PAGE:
More on Pevely: False Choices, Media Coverage & a New Paradigm in Preservation

Pevely square

“Go behind the empty building and there’s a brand new spanking new ambulatory surgery center there. Is that where you want to take your son or daughter? I don’t think we can invest $80 million in that proposition,” Smith said. That’s the reaction quote by the St. Louis University project architect offered by St. Louis Public Radio.

From the Post-Dispatch: “Erecting a new surgical center next to the Pevely building is an unrealistic position, he added. ‘You want to build a house behind a vacant house?” he said. “That effectively is what we’re being asked to do.’ ”

Saint Louis University purchased the complex listed on the National Register of Historic Places with the intent to tear it down. They ignored that there is a process that must be followed to do so, or they simply assumed that they would win. They either received bad advice or received good advice that they ignored. SLU is now saying that their whole plan is “back to square one” because they aren’t allowed to demolish the corner building.

Here’s what the media should have asked SLU: “Did you plan and design an $80M facility, key to your future expansion and revitalized patient care efforts on the assumption that you would be granted demolition permits for the complex on the National Register of Historic Places? Why? Is that a responsible way to plan?”

Now this isn’t an ideological or biased question. It’s a serious, journalistic, question that would shed some light on the process. SLU acts as though it has now been painted into a box. They bought and design that box. They’re not being asked to explain their process and how they got to this point.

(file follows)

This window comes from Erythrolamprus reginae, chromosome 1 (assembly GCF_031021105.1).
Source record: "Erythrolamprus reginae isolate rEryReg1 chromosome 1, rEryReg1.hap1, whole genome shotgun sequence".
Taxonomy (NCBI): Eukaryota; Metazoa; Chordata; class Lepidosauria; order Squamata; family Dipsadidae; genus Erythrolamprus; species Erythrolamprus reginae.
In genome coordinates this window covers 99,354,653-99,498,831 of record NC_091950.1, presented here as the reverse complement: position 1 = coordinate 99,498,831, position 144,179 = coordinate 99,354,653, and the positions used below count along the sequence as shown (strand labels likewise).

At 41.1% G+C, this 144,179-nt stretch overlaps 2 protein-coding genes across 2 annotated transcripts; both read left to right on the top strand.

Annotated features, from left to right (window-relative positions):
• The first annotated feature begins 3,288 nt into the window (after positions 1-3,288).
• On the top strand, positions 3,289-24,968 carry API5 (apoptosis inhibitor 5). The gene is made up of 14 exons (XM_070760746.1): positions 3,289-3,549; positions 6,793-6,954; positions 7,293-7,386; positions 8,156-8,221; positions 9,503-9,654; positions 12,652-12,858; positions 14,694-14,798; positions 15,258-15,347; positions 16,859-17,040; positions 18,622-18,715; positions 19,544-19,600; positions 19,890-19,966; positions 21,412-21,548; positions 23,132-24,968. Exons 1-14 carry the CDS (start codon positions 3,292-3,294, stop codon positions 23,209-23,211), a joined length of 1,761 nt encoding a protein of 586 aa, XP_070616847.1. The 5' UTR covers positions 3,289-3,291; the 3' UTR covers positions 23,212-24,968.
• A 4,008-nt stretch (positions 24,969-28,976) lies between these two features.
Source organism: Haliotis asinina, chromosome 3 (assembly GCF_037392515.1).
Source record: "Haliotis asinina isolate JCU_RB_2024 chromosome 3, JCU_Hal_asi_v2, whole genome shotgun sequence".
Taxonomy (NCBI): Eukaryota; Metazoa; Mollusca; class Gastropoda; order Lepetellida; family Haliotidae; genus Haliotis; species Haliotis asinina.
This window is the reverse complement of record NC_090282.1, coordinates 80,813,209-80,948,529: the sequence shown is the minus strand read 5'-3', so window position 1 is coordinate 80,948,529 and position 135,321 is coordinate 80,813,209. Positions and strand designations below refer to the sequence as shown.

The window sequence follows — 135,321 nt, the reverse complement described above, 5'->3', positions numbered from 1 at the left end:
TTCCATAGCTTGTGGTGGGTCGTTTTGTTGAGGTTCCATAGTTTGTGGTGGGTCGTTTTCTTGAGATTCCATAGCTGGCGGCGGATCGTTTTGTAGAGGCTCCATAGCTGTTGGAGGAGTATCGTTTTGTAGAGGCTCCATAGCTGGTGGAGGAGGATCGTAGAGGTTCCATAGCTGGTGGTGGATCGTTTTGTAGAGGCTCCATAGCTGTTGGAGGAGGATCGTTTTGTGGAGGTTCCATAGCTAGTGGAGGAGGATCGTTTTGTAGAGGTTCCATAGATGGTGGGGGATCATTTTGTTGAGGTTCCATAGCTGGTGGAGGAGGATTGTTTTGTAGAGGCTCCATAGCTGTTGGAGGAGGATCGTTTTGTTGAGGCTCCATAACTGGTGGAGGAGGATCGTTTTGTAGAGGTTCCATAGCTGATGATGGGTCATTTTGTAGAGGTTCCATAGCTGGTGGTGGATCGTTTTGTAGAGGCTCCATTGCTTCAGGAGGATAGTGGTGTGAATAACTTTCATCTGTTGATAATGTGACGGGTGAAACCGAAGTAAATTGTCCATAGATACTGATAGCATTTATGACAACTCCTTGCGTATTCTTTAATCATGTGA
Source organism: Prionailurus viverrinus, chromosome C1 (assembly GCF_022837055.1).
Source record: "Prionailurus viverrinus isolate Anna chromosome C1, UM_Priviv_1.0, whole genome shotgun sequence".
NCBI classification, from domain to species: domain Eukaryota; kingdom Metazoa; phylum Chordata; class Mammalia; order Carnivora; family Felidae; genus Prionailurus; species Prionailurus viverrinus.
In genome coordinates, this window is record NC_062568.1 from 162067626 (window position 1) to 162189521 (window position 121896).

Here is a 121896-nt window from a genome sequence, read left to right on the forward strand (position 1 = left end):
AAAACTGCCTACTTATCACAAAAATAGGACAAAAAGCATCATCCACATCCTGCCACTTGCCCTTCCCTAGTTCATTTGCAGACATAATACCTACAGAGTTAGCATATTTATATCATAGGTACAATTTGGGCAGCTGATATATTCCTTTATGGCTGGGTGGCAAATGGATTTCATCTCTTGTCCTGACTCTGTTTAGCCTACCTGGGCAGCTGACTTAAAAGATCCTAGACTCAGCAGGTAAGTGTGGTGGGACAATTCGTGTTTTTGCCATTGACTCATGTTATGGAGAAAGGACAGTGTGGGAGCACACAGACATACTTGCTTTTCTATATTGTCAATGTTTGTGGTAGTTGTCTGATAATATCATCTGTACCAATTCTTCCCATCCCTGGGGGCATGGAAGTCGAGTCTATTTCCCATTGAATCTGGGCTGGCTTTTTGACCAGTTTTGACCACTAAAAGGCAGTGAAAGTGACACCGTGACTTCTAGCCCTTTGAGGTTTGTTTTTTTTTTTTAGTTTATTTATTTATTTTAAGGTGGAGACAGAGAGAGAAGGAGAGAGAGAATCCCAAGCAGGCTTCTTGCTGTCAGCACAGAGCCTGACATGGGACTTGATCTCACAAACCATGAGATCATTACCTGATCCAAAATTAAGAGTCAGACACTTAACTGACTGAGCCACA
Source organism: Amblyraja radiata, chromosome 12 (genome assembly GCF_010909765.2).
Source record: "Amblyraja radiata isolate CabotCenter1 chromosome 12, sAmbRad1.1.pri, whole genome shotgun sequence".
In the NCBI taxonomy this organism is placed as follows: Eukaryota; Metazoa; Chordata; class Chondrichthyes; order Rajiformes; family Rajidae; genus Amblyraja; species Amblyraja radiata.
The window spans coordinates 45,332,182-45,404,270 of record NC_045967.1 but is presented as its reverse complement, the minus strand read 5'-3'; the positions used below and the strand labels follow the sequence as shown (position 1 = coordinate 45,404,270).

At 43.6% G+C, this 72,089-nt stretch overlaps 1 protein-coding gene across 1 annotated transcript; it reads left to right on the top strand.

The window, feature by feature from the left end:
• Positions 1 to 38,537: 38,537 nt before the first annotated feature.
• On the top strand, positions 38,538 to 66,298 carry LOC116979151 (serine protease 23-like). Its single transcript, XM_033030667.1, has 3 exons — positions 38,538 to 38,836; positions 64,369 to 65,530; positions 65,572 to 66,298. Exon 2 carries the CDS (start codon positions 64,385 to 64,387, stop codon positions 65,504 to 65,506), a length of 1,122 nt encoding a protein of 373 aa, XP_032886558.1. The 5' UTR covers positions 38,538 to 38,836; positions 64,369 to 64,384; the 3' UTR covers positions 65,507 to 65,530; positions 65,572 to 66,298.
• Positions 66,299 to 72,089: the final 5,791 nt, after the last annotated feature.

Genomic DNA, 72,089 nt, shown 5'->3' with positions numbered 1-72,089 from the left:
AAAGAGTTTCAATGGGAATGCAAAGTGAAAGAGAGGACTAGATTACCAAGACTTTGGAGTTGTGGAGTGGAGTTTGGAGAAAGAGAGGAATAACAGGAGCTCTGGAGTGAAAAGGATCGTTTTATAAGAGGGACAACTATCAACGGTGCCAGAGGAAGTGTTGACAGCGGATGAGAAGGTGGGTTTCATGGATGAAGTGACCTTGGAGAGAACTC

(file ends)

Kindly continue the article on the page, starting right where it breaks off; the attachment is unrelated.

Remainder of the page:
From KSDK: “A big setback for St. Louis University’s plans to demolish the Pevely Dairy complex to make way for a new doctor’s office building.”

From the Associated Press: “A decision by the St. Louis Preservation Board saves the main building of the historic Pevely Dairy site but is a setback for a new $75 million surgical center for Saint Louis University.”

Besides the fact that I’m fascinated by the process, this is all to highlight that historic preservation isn’t reported on in St. Louis. It may be recorded, but questions aren’t asked. This demolition request, like many, was presented as an “either/or”, either SLU was going to be allowed to build their new medical facility or “preservationists” were going to stop them to save a vacant building. There’s no context provided, no history offered, only that some people want to save a vacant building and SLU wants to build an $80M medical building.

Clearly SLU benefits from being in the City of St. Louis. The proximity to its medical school and the rest of the university is valuable, profitable. Faculty and staff need to be able to move from their clinic to the school regularly. Obviously it’s easier to build when you start with a blank slate and that’s what SLU sought. However, the benefits afforded by being in the city require (or should require) that one recognizes they are in a city.

The paradigm must shift to one of creative reuse, cooperation. The straw-man arguments and false choices must be confronted. The idea that the only people allowed to speak on an historic building are the ones who can purchase it, must be refuted. The “preservationists” want the City and SLU to succeed. No one likes vacant buildings, but there is an incredible story to tell in St. Louis about the reuse of our built environment. This story hasn’t been told well to this point and it’s one of the goals of nextSTL to do so.

What if the City of St. Louis had demolished every building that had stood vacant for five years? What if every building that could not receive financing for two years had been lost? What if every building that had been an “eyesore” were gone? There would be no Washington Avenue, no Soulard, no Lafayette Square, no Old North St. Louis, The Grove and The Loop wouldn’t exist.

Some would have us believe that preserving our built environment is an impediment to progress, that perhaps the City of St. Louis would see its ills wiped away if only we demolished the eyesores. We submit that this has been tried and tried again over the past seven decades. We have destroyed huge swaths of the City and to what result? Can anyone say with a straight face that if only we had demolished more, the City would have lost fewer people? That it would be a more vibrant place?